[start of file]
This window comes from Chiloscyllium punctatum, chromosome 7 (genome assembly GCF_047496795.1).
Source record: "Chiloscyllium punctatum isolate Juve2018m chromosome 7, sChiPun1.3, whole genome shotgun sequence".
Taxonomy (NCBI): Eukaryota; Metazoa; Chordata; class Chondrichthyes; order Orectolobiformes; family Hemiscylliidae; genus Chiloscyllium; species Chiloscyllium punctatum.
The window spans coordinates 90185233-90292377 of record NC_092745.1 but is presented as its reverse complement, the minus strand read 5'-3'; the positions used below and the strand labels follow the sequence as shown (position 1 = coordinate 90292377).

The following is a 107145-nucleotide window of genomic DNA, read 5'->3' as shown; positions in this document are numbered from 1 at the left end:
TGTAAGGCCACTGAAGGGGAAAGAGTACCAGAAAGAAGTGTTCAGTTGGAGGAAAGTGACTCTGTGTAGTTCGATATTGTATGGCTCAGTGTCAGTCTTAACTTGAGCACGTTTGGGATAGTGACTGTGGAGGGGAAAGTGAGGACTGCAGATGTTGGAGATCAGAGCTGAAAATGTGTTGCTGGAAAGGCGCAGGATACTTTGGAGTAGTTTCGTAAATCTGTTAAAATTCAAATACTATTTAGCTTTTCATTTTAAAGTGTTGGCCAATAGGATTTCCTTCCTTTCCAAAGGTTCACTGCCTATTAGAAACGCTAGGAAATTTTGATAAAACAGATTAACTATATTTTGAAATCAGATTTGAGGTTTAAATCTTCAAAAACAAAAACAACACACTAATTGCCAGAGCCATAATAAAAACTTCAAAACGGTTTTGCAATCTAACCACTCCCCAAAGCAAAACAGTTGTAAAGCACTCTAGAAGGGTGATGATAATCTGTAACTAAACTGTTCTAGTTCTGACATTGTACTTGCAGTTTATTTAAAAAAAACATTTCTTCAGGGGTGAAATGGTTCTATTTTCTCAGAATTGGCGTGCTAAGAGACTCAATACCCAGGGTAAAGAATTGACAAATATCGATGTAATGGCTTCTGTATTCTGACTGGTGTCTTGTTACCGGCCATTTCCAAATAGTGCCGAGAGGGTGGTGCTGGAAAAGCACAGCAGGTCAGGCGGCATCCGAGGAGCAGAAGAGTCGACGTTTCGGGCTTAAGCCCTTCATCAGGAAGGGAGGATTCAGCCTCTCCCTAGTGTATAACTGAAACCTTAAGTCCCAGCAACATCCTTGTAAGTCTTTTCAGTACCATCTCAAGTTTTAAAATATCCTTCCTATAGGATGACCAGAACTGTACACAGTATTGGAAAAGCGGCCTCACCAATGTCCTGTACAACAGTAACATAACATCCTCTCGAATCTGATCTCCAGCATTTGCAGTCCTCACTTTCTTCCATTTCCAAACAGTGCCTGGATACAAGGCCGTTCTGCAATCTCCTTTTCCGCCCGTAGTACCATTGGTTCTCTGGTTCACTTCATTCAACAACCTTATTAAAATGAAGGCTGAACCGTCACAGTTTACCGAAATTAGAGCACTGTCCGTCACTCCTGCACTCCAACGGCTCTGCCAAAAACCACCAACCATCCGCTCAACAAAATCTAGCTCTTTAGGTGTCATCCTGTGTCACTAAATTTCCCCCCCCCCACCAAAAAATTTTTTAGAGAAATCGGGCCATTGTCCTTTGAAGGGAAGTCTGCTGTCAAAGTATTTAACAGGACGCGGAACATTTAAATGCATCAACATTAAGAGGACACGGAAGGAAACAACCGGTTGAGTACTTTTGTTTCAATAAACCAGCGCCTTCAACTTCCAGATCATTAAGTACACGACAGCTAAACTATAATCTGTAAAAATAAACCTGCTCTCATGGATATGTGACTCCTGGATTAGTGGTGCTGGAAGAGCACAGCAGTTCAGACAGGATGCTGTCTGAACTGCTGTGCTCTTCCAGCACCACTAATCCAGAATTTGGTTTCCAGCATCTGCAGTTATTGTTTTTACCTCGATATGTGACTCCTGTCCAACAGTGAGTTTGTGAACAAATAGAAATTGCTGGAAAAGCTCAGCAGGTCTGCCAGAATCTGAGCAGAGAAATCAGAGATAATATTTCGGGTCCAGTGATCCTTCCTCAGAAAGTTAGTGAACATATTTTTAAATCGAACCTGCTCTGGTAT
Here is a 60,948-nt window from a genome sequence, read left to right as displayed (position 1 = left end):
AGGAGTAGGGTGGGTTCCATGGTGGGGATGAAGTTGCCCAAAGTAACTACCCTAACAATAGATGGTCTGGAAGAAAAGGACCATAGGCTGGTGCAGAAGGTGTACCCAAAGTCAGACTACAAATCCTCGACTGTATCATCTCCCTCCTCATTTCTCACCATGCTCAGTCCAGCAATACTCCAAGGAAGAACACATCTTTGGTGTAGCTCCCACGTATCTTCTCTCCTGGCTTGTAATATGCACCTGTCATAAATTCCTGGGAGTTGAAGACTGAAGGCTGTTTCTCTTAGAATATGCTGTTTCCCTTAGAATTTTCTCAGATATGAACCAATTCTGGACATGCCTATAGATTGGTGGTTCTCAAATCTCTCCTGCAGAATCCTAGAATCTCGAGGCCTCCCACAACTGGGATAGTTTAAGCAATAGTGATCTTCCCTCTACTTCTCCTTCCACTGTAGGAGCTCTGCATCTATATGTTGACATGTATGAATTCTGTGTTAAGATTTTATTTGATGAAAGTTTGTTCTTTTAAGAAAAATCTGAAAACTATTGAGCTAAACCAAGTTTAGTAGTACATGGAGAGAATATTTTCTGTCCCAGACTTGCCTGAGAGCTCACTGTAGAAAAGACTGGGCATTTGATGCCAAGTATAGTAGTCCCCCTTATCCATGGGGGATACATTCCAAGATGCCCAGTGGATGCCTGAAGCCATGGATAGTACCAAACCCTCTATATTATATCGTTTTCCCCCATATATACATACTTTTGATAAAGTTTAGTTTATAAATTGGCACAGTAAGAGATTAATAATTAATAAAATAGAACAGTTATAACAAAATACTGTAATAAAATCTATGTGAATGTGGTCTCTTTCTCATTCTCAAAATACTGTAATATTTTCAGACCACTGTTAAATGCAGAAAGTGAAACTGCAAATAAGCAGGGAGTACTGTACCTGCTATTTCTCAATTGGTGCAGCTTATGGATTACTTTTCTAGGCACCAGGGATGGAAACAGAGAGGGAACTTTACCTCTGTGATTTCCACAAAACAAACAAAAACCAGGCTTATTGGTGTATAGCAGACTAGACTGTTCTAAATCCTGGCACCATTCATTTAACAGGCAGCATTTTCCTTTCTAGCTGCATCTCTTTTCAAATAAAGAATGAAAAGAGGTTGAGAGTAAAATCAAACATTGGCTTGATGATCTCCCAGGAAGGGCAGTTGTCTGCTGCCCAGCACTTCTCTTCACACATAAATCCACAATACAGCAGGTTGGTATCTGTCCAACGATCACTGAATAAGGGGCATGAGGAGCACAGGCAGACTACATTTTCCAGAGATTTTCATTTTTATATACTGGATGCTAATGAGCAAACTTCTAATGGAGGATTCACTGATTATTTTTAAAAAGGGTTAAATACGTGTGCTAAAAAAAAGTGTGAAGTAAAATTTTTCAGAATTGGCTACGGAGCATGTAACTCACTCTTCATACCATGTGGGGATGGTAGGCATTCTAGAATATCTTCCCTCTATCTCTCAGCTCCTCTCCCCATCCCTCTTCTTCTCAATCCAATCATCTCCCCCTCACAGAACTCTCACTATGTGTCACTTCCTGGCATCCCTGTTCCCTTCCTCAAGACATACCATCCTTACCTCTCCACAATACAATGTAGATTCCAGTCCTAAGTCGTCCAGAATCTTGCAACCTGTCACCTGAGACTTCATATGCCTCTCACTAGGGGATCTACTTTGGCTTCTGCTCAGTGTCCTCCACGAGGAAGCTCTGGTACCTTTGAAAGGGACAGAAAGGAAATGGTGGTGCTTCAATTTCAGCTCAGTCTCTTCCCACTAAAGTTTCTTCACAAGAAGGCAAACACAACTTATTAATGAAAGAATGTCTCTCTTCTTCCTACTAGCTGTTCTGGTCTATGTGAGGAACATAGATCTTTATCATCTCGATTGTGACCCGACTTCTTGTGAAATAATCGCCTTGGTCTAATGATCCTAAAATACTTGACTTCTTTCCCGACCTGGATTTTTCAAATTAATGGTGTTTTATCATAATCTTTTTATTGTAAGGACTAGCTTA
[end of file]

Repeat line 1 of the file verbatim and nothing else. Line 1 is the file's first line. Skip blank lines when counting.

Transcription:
This window comes from Chiloscyllium punctatum, chromosome 7 (genome assembly GCF_047496795.1).